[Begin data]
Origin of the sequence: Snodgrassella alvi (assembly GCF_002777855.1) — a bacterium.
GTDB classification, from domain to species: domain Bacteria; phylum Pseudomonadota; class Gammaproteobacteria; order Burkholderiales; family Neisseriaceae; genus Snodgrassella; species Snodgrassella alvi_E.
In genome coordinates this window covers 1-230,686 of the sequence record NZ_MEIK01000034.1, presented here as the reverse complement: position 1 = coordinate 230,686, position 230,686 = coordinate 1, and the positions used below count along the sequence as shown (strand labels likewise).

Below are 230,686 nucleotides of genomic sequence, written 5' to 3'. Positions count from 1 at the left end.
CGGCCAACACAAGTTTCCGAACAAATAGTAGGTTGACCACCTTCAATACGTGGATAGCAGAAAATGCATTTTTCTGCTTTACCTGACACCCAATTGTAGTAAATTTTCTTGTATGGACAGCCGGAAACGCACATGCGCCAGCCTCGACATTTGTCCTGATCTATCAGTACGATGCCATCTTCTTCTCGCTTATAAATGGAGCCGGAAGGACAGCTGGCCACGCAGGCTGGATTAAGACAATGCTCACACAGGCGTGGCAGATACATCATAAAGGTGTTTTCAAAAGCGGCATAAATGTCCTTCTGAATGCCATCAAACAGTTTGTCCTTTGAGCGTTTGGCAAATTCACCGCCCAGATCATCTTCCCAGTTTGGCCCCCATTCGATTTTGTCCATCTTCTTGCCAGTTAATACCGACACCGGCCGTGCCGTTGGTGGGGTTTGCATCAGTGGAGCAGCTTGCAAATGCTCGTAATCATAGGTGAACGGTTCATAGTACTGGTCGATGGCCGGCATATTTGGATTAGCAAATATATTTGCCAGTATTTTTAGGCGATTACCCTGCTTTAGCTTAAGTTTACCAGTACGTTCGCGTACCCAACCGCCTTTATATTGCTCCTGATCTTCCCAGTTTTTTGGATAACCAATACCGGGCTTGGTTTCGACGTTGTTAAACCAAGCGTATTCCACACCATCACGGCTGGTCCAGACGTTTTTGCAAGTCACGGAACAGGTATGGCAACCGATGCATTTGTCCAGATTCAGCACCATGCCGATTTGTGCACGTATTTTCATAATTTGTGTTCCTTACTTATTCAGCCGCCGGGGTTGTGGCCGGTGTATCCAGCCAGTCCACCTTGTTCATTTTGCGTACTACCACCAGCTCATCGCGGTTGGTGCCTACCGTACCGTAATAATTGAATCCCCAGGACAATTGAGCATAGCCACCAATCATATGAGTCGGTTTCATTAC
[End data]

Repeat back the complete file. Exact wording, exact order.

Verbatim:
Origin of the sequence: Snodgrassella alvi (assembly GCF_002777855.1) — a bacterium.
GTDB classification, from domain to species: domain Bacteria; phylum Pseudomonadota; class Gammaproteobacteria; order Burkholderiales; family Neisseriaceae; genus Snodgrassella; species Snodgrassella alvi_E.
In genome coordinates this window covers 1-230,686 of the sequence record NZ_MEIK01000034.1, presented here as the reverse complement: position 1 = coordinate 230,686, position 230,686 = coordinate 1, and the positions used below count along the sequence as shown (strand labels likewise).

Below are 230,686 nucleotides of genomic sequence, written 5' to 3'. Positions count from 1 at the left end.
CGGCCAACACAAGTTTCCGAACAAATAGTAGGTTGACCACCTTCAATACGTGGATAGCAGAAAATGCATTTTTCTGCTTTACCTGACACCCAATTGTAGTAAATTTTCTTGTATGGACAGCCGGAAACGCACATGCGCCAGCCTCGACATTTGTCCTGATCTATCAGTACGATGCCATCTTCTTCTCGCTTATAAATGGAGCCGGAAGGACAGCTGGCCACGCAGGCTGGATTAAGACAATGCTCACACAGGCGTGGCAGATACATCATAAAGGTGTTTTCAAAAGCGGCATAAATGTCCTTCTGAATGCCATCAAACAGTTTGTCCTTTGAGCGTTTGGCAAATTCACCGCCCAGATCATCTTCCCAGTTTGGCCCCCATTCGATTTTGTCCATCTTCTTGCCAGTTAATACCGACACCGGCCGTGCCGTTGGTGGGGTTTGCATCAGTGGAGCAGCTTGCAAATGCTCGTAATCATAGGTGAACGGTTCATAGTACTGGTCGATGGCCGGCATATTTGGATTAGCAAATATATTTGCCAGTATTTTTAGGCGATTACCCTGCTTTAGCTTAAGTTTACCAGTACGTTCGCGTACCCAACCGCCTTTATATTGCTCCTGATCTTCCCAGTTTTTTGGATAACCAATACCGGGCTTGGTTTCGACGTTGTTAAACCAAGCGTATTCCACACCATCACGGCTGGTCCAGACGTTTTTGCAAGTCACGGAACAGGTATGGCAACCGATGCATTTGTCCAGATTCAGCACCATGCCGATTTGTGCACGTATTTTCATAATTTGTGTTCCTTACTTATTCAGCCGCCGGGGTTGTGGCCGGTGTATCCAGCCAGTCCACCTTGTTCATTTTGCGTACTACCACCAGCTCATCGCGGTTGGTGCCTACCGTACCGTAATAATTGAATCCCCAGGACAATTGAGCATAGCCACCAATCATATGAGTCGGTTTCATTAC